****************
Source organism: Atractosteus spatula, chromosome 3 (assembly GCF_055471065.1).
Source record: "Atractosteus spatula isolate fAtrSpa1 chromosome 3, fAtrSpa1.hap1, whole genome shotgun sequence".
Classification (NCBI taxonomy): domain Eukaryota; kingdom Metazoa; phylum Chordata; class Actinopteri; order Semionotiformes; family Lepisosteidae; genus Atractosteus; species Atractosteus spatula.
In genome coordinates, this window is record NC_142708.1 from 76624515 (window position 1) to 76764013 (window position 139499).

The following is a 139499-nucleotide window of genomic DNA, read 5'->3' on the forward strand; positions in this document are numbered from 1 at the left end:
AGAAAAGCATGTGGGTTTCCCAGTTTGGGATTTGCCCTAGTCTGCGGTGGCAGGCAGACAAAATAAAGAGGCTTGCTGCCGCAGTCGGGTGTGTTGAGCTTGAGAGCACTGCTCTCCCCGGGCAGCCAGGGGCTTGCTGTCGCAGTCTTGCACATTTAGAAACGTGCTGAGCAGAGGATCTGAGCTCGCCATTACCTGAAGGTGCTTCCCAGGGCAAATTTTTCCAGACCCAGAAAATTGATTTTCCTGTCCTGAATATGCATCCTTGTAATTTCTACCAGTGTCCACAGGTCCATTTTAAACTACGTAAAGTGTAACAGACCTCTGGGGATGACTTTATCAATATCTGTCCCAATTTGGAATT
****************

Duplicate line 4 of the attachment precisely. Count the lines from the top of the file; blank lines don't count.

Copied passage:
In genome coordinates, this window is record NC_142708.1 from 76624515 (window position 1) to 76764013 (window position 139499).